There are reasons that a body stays in motion
At the moment only demons come to mind
You have two options for reporting your revenue. I prefer to report the entire amount I received as income and deduct the reimbursement as an expense. (I actually put it on the line for "returns and allowances" because technically you "returned" that portion when you paid the company you shopped. But there are other ways it could be deducted.)

It's also possible to subtract the reimbursements from the amount you got, report that as the income and disregard what you paid out. But then you're in the position where what went through the bank, and what may be on a 1099 if you got one, is bigger than what you're reporting. This is why I prefer to declare the whole payment and deduct the expense separately.

If the tax preparer who is being quoted here was not claiming the full payment as income, then it would not be right to deduct the reimbursed amount and what was quoted is correct under those circumstances. If they did claim the full payment as income, then they are incorrect to say you can't deduct the reimbursed amount that you paid out.


This is why it is very important to get advice from your own tax preparer because what one preparer told one shopper about their situation may not be correct for another shopper unless their return was being prepared in the same way.

If you think of it as you only have to pay tax on the amount you got to keep, maybe that will clarify it in your mind.

I am a bit bothered by this statement of OP: I understand tracking income and reasonable business deductions with the goal to show under a $400 profit to avoid paying self employment tax.

The goal of working should be to make money. Making money means paying taxes. You will be far better off financially to generate a profit of $4000 and pay taxes on it than to make only $399 and not pay taxes. Why? Because the tax rate is not 100%. Even if your tax bracket was 40% and you paid the 15.4% SE tax on top of that, you still get to keep the other 44.6%, which is over $1700.

Would you rather have $1700 in the bank after paying taxes or only $350?

Please discuss this with your own tax preparer as there are a lot of components to a tax return and they interact with each other. The tax you would end up with depends on the totality of your situation -- married or single? children or not? other dependents or not? other income? investment losses?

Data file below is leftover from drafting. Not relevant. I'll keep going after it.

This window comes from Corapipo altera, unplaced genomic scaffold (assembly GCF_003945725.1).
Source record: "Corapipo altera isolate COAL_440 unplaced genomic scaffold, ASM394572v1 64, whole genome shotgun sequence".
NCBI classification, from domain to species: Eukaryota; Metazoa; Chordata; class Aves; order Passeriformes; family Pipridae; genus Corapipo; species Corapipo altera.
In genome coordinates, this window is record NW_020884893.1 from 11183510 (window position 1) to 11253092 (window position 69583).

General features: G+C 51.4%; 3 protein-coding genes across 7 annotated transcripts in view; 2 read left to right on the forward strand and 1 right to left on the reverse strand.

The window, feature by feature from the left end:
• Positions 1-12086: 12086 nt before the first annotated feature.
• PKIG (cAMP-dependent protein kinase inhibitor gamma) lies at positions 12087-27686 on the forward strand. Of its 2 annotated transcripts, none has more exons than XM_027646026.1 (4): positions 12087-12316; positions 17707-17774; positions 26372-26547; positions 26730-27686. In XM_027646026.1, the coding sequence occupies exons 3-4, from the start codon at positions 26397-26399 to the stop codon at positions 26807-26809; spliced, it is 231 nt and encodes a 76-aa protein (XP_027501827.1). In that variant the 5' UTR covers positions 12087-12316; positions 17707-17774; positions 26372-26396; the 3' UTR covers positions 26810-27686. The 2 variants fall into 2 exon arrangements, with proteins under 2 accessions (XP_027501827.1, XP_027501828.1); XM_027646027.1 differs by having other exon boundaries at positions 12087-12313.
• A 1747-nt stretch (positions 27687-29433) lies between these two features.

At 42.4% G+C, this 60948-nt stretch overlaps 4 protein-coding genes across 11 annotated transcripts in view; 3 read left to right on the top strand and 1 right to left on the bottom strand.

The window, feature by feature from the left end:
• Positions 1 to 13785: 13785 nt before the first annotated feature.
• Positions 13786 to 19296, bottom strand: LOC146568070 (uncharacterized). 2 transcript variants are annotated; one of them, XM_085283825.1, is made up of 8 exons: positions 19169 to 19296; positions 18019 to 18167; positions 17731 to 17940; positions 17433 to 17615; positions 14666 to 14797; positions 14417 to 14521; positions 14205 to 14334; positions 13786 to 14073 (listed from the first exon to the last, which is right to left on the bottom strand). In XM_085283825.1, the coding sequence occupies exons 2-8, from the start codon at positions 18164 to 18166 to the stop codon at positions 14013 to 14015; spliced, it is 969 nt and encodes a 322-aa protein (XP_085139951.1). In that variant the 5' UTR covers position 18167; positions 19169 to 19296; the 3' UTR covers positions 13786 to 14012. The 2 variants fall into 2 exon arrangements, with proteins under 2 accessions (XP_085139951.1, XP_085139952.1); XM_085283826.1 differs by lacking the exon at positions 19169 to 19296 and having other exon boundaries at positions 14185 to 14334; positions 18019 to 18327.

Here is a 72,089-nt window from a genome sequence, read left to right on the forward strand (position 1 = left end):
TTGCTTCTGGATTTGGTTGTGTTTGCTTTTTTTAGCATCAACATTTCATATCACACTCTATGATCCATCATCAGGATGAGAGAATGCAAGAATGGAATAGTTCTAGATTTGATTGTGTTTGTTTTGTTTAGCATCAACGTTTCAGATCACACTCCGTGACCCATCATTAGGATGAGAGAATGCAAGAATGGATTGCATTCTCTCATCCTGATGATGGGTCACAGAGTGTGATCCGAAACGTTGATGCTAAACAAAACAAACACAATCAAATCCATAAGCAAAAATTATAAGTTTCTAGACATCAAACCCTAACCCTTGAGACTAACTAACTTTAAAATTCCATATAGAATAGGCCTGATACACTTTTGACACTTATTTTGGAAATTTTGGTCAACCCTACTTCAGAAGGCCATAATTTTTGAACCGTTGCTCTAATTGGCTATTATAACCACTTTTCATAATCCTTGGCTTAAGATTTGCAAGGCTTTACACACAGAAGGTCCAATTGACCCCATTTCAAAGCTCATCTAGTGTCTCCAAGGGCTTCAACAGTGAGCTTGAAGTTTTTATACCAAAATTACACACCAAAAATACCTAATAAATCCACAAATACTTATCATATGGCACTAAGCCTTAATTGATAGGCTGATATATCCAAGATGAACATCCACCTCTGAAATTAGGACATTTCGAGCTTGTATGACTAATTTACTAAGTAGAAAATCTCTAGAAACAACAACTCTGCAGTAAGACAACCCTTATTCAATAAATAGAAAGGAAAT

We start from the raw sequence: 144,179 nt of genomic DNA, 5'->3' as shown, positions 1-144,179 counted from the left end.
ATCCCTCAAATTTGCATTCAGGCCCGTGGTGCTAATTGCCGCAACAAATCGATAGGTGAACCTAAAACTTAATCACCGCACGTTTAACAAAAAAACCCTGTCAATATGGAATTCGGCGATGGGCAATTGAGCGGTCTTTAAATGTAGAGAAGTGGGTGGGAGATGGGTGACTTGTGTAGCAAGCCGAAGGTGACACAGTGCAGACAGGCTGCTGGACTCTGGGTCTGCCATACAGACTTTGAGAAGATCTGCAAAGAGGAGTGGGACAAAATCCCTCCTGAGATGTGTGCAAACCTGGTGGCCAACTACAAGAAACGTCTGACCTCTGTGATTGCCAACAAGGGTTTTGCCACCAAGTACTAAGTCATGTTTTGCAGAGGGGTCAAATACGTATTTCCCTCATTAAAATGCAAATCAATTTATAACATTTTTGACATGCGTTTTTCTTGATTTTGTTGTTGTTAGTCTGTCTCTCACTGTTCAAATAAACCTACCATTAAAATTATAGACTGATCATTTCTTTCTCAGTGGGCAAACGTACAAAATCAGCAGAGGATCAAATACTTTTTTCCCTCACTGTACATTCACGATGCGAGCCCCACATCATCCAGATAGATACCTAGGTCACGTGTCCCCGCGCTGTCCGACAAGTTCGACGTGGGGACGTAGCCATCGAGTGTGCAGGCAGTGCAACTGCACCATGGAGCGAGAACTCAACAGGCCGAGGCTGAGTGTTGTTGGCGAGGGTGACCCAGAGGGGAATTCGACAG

If you have kids you may qualify for earned income credit, which can actually create the situation where the more you earn, the bigger the refund, not the bigger the tax bill. If you don't yet have enough SS credits to qualify for benefits, you are better off to make over $1250(?) and pay the SE tax so you get a credit. (Not sure if it's $1250 or 1280 or some other figure, you can look it up)

So don't be so quick to assume that minimizing your income is always the best thing. For one thing, it works against your profit motive if you keep filing tax returns with less than $400 net when you have possibly a few thousand in gross income.

Talk to your tax preparer.

Time to build a bigger bridge.
Admittedly, I do not understand taxes well at all. It sounds like there is no 'one size fits all' formula that works as a standard breakdown on taxes. Dspeakes, you mentioned that you are 'bothered' by my statement of the goal to not pay SE tax. This is purely derived from the information I was reading about taxes on various websites of small business owners on how to maximize your deductions when operating as an Independent Contractor. There are other factors involved.

We DO have all of the variables you mentioned above, husband's income, four children, rental property, other income losses, etc. that play into this. And I agree with you regarding speaking to my tax preparer. One year, it didn't work out in my benefit and we paid a hefty fee at the end for another type of IC work. The difference was we didn't have business mileage deductions to use that helped reduce our over all expenditures.

When you mentioned (even if you pay 46% in taxes), this is exactly where I sit and think about each assignment before I apply for it. A great example is a $15 retail shop with no purchase. When I receive that email, I think to myself, by the time I read the shop instructions, drive there, perform the shop, drive back, input the report, plus deduct say 20% in taxes, was that shop worth doing?

Perhaps, I am looking too far into things and making this more difficult than it really is.